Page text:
Following the defeat of the Axis Powers in North Africa in May 1943, there was disagreement between the Allies as to what the next step should be. The British Prime Minister, Winston Churchill, in particular wanted to invade Italy, which in November 1942 he called "the soft underbelly of the axis" (and General Mark W. Clark, in contrast, later called "one tough gut"). Popular support in Italy for the war was declining, and he believed an invasion would remove Italy, and thus the influence of Axis forces in the Mediterranean Sea, opening it to Allied traffic. This would reduce the amount of shipping capacity needed to supply Allied forces in the Middle East and Far East at a time when the disposal of Allied shipping capacity was in crisis and increase British and American supplies to the Soviet Union. In addition, it would tie down German forces. Joseph Stalin, the Premier of the Soviet Union, had been pressing Churchill and Roosevelt to open a "second front" in Europe, which would lessen the German Army's focus on the Eastern Front, where the bulk of its forces were fighting in the largest armed conflict in history against the Soviet Red Army.
However the U.S. Army Chief of Staff, General George Marshall, and much of the American staff wanted to avoid operations that might delay an invasion of Europe, discussed and planned as early as 1942, which finally materialized as Operation Overlord in 1944. When it became clear that no cross-channel invasion of occupied France could be undertaken in 1943, it was agreed to invade Sicily, with no commitment made to any follow-up operations. However, both Churchill and Franklin D. Roosevelt, the U.S. President, accepted the necessity of Allied armies continuing to engage the Axis in the period after a successful campaign in Sicily and before the start of one in northwest Europe. The discussion continued through the Trident Conference in Washington in May but it was not until late July, after the course of the Sicilian campaign had become clear and with the fall of Benito Mussolini, the Italian Prime Minister and fascist leader, that the Joint Chiefs of Staff instructed General Dwight D. Eisenhower, the Supreme Allied Commander in the Mediterranean Theater of Operations (MTO), to go ahead at the earliest possible date.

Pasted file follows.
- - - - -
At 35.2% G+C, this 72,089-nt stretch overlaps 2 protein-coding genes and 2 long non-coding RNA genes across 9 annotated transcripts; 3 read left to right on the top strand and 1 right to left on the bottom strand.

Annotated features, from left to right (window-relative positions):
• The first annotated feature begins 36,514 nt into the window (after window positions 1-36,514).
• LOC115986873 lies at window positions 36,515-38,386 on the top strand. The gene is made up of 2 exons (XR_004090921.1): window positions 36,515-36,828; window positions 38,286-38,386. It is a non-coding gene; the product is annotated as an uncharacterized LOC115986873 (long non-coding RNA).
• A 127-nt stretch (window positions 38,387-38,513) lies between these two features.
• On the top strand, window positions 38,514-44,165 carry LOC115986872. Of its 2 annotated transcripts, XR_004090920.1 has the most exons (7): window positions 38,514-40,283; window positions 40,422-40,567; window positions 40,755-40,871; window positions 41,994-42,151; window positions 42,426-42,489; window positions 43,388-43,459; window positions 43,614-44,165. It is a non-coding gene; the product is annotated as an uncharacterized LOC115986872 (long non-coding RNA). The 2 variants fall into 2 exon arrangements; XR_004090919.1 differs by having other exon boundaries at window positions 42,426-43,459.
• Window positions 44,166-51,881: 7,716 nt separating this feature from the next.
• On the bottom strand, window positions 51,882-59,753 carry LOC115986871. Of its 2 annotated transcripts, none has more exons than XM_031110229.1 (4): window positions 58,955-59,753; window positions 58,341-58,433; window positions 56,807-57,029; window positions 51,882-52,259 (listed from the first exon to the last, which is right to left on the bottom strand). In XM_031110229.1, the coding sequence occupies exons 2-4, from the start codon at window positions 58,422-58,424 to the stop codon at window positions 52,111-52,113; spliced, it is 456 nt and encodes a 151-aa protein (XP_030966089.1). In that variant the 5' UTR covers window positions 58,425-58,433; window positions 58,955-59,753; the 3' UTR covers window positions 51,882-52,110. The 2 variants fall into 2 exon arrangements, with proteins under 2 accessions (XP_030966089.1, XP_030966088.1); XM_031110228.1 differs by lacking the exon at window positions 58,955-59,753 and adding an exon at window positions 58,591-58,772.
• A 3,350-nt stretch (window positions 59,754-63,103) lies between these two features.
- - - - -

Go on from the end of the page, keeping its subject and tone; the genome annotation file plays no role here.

Joint Allied Forces Headquarters (AFHQ) were operationally responsible for all Allied land forces in the Mediterranean theatre, and it was they who planned and commanded the invasion of Sicily and the Italian mainland.
The Allied invasion of Sicily in July 1943, codenamed Operation Husky, was highly successful, although many of the Axis forces managed to avoid capture and escape to the mainland. The Axis viewed this as a success. More importantly, in late July, a coup deposed Mussolini as head of the Italian government, which then began approaching the Allies to make peace. It was believed a quick invasion of Italy might hasten an Italian surrender and produce quick military victories over the German troops that could be trapped fighting in a hostile country. However, Italian (and more so German) resistance proved relatively strong, and fighting in Italy continued even after the fall of Berlin in April 1945. In addition, the invasion left the Allies in a position of supplying food and supplies to conquered territory, a burden which would otherwise have fallen on Germany. As well, Italy occupied by a hostile German army would have created additional problems for the German Commander-in-Chief (C-in-C), Generalfeldmarschall Albert Kesselring.
Prior to Sicily, Allied plans envisioned crossing the Strait of Messina, a limited invasion in the "instep" area (Taranto), and advancing up the toe of Italy, anticipating a defense by both German and Italian forces. The overthrowing of Mussolini and the Fascisti made a more ambitious plan feasible, and the Allies decided to supplement the crossing of the British Eighth Army, under General Bernard Montgomery, with a seizure of the port of Naples. Although the Americans favored Napoleon's maxim that Italy, like a boot, should be entered from the top, the range limits of Allied fighter planes based in Sicily reduced Allied choices to two landing areas: one at the Volturno River basin and the other at Salerno. Salerno was chosen because it was closer to air bases, experienced better surf conditions for landing, allowed transport ships to anchor closer to the beaches, had narrower beaches for the rapid construction of exit roads, and had an excellent pre-existing road network behind the beaches.